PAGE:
ASP.NET C# – set Column names programmatically with Dynamic Linq How to use the System.Linq.Dynamic and System.Linq.Dynamic.Core package libraries to programmatically set a IQueryable column name in a LINQ Where query

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Today, while I was working to one of my ASP.NET Core + Entity Framework Core projects, I’ve stumbled upon a rather typical scenario: being able to make a dynamic query – a query on variable columns – using LINQ.

Here’s how my data retrieval method looked like:

As we can see, I had a list dresses – as a IQueryable object – and a collection of string-based filters I needed to apply. Those filters are the result of a typical user “advanced search query” over zero, one or multiple columns.

Given that situation, a rather easy way to perform such task would be doing somethig like this:

As we can see, such kind of approach would definitely work, yet it has some big downsides: each single entity column needs to be manually coded within that switch/case statement, which would easily become big and quite hard to maintain.

Since I had a lot of columns to filter – and a lot of other entities I would have to make “searchable” in that same way – I adopted a DRY and arguably far better approach using the awesome System.Linq.Dynamic NuGet Package, which also has an awesome .NETStandard & .NET Core port called System.Linq.Dynamic.Core.

That library does just like I needed: add dynamic language functionalities to LINQ using a powerful set of extensions that could be used to turn something like this:

into this:

or (more conveniently) into this:

or (even more conveniently) into this:

As we can easily guess, @0 and @1 are placeholders for variables,  just like {0} and {1} for the String.Format method.

Despite its awesomeness, the System.Linq.Dynamic.Core alone was not enough for my given scenario, since I had to filter both Int32 and String entity values using the text inputed by the users. I needed a method that could be able to do some additional work, such as:

  1. Retrieve the column type for each given column-based search.
  2. Use the appropriate Where query to properly “filter” that type.

Point 1 was an important requirement because I wanted to implement an additional security check: verifying that the given colName was really the string representation of a valid column of that entity, in order to defy the risk of SQL injection attempts.

In order to implement all that, I came out with the following extension method:

I could definitely call it Where, but I wanted to be 100% sure it wouldn’t conflict with other existing (or future) LINQ extension methods: that’s why I went for WhereContains, which is also arguably a better name since it handles a very specific task – programmatically add text-search filters for various Types. I only implemented strings, integers and booleans for the time being, since they’re all I needed, but it can be easily extended to support even dates, times, and so on.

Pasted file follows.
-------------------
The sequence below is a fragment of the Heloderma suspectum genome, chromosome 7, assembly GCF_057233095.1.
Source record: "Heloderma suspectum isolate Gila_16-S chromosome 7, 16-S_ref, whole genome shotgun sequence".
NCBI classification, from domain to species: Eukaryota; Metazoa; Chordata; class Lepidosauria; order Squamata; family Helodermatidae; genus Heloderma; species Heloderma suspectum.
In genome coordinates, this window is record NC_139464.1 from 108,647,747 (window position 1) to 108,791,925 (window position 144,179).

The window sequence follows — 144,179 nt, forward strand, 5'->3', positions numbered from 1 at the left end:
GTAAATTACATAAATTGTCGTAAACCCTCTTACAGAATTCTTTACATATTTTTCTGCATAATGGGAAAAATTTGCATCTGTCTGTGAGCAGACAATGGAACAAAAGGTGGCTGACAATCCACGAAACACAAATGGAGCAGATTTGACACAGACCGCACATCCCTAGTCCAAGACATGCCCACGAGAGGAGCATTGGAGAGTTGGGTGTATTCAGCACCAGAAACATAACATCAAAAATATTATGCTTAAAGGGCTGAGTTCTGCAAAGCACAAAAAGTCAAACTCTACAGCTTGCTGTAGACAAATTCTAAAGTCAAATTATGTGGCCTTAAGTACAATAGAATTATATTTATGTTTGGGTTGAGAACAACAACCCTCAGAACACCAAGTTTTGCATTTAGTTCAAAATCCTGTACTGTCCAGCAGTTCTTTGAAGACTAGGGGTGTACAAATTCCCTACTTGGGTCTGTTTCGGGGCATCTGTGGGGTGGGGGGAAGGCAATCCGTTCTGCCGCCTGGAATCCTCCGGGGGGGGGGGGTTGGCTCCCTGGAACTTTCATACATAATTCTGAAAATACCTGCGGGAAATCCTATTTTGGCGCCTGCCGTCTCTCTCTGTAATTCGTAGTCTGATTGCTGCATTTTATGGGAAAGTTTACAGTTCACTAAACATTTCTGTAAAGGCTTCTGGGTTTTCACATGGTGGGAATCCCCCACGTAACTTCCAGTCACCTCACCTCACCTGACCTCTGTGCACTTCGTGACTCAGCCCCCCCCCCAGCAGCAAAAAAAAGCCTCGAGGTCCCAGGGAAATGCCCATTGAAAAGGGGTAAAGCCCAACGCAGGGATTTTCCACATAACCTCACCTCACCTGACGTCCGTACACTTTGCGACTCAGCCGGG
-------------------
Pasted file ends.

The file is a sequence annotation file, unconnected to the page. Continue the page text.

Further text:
UPDATE: it’s worth noting that, starting with Entity Framework Core v1.1, the Contains() method changed its behaviour from case-insensitive to case-sensitive: if you want to “revert” such change and be able to perform case-insensitive search using the above method in EF Core v1.1+, read this post.

Thanks to that extension method, I was able to complete my original task with very few lines of code:

Not too bad, right?

Conclusion

That’s it, at least for now: I hope that my extension method will be useful to other ASP.NET developers who are looking for a quick and effective way to deal with dynamic LINQ-based queries.

 

About Ryan

IT Project Manager, Web Interface Architect and Lead Developer for many high-traffic web sites & services hosted in Italy and Europe. Since 2010 it's also a lead designer for many App and games for Android, iOS and Windows Phone mobile devices for a number of italian companies. Microsoft MVP for Development Technologies since 2018.

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7 Comments on “ASP.NET C# – set Column names programmatically with Dynamic Linq How to use the System.Linq.Dynamic and System.Linq.Dynamic.Core package libraries to programmatically set a IQueryable column name in a LINQ Where query

    1. Hello there,
      not sure I’ve understood your question properly: however, here’s a Dynamic Linq query example with “OR”:

      var query = db.Customers.Where("CityName.Contains(@0) or CityName.Contains(@1)", "London", "USA")

      You can chain multiple OR statements using a StringBuilder or any string-manipulation loop.

      1. Thanks for the reply!
        Sorry for my English. I try to explain myself better…
        I would like to use the “WhereContains” method that you wrote in this article with “OR”, so as to write column names programmatically

        1. You can’t, you need to change its signature to accept an array of values instead than a single value AND THEN cycle the values and programmatically write the OR condition that I posted you in the previous reply.

          var whereChain = new List<string>();
          for (int i = 0; i &lt; values.Count; i++) {
              whereChain.Add(String.Format("CityName.Contains(@{0})",i));
          }
          

          and then

          var query = db.Customers.Where(string.Join(" OR ", whereChain), values);
          

          or something like that (didn’t try the code, but you should get an idea).

  1. I used a method similar to
    dresses = DbContext.Dresses.Where(“@0 == @1”, colName, colValue);
    in my code and didn’t work. That statement will simply check whether the name of the column is the same as colValue.
    On the contrary
    dresses = DbContext.Dresses.Where(StringFormat(“{0} == @1”, colName), colValue);
    as you did in your extension method, worked for me.

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